Faculty

Joyce Anastasi headshot

Joyce K Anastasi

Independence Foundation Professor of Nursing

1 212 992 7044

380 Second Avenue
New York, NY 10010
United States

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Professional overview

Dr. Anastasi is one of the country's leading clinical scientists in the area of symptom management. Dr. Anastasi was formerly the Helen F. Pettit Endowed Professor at Columbia University and Director of the Center for AIDS Research and Integrative Therapies in Primary Care Program. Further, she is an outstanding teacher and has received recognition and acclaim through her receipt of the Columbia University Presidential Teaching Award. Dr. Anastasi served on the Advisory Board for the Institute of Medicine’s (IOM) report on The Use of Complementary and Alternative Medicine by the American Public. She is also the principal investigator of several clinical trials funded by the National Institutes of Health (NIH). Dr. Anastasi is a licensed acupuncturist and a Diplomate from the NCCAOM. Dr. Anastasi authored and developed the Herbs, Nutraceuticals and Dietary Supplements© graduate program funded by the Health Resources and Services Administration (HRSA). She has published extensively in the area of symptom management using non-invasive interventions and has received numerous awards for her contributions and expertise in acupuncture and symptom management research.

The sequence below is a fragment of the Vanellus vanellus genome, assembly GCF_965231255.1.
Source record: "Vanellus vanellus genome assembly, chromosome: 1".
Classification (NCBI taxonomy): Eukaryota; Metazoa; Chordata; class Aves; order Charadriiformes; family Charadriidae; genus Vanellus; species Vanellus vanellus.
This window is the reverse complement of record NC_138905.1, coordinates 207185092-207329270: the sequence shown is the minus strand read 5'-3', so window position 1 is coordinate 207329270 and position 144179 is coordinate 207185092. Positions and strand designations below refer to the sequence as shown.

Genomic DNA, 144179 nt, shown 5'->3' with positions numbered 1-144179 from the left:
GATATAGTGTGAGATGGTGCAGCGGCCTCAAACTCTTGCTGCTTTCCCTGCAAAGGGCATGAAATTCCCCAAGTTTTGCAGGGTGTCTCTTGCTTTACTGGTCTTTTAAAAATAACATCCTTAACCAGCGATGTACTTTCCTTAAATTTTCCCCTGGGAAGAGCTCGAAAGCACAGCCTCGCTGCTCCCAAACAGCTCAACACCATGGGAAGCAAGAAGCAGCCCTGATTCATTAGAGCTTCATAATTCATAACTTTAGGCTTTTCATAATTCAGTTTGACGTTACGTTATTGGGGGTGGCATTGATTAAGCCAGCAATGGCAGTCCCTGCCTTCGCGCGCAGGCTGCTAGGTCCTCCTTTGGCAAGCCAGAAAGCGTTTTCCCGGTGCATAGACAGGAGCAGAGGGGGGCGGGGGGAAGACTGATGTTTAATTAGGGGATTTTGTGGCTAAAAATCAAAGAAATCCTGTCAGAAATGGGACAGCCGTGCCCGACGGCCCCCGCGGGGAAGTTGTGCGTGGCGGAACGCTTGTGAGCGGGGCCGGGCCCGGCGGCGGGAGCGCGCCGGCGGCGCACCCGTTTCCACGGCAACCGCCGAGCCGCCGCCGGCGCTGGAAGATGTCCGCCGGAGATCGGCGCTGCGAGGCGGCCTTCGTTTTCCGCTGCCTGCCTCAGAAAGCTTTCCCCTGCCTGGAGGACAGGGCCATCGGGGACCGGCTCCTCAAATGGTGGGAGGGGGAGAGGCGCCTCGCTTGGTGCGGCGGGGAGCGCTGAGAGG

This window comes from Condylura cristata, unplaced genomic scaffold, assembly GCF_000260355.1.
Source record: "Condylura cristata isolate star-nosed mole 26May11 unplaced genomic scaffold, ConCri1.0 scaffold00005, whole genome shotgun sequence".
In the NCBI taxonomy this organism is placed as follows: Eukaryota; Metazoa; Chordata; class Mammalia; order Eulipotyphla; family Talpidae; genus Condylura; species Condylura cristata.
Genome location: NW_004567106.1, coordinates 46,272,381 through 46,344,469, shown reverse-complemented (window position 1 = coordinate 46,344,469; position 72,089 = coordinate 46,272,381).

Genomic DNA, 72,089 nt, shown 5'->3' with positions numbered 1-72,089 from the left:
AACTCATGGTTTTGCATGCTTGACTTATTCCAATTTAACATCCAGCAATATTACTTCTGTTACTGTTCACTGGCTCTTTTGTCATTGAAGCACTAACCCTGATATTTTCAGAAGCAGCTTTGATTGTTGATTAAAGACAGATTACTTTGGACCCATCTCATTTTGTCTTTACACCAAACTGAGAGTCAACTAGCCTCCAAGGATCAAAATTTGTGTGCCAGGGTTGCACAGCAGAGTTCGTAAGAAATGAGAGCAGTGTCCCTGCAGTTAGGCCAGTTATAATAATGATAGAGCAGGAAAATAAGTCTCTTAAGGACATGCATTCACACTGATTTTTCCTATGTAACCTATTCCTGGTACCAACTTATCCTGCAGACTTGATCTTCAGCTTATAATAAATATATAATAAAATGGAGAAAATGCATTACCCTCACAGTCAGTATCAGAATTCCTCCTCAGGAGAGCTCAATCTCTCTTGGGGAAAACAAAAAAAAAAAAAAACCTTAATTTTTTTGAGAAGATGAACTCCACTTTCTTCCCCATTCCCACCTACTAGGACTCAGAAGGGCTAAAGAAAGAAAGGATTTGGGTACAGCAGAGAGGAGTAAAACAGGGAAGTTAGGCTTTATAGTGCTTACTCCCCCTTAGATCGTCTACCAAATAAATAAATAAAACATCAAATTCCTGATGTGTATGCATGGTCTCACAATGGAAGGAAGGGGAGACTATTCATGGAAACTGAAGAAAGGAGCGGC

Education

DrNP, Nursing, Columbia University School of Nursing
Oriental Medicine/ Acupuncture, New York College for Wholistic Health, Education & Research
PhD, Nursing, Adelphi University
MA, Nursing, New York University
BSN, Nursing, Wagner College

Honors and awards

Distinguished Alumni Award in Research, Columbia University (2015)
Dedicated Service and Appreciation Certificate for Serving as a NIH Study Section Reviewer (2014)
Distinguished Alumni Fellow Award, Wagner College (2014)
Research Article of the Year Award: Association of Nurses in AIDS Care, 26th Annual Meeting (2013)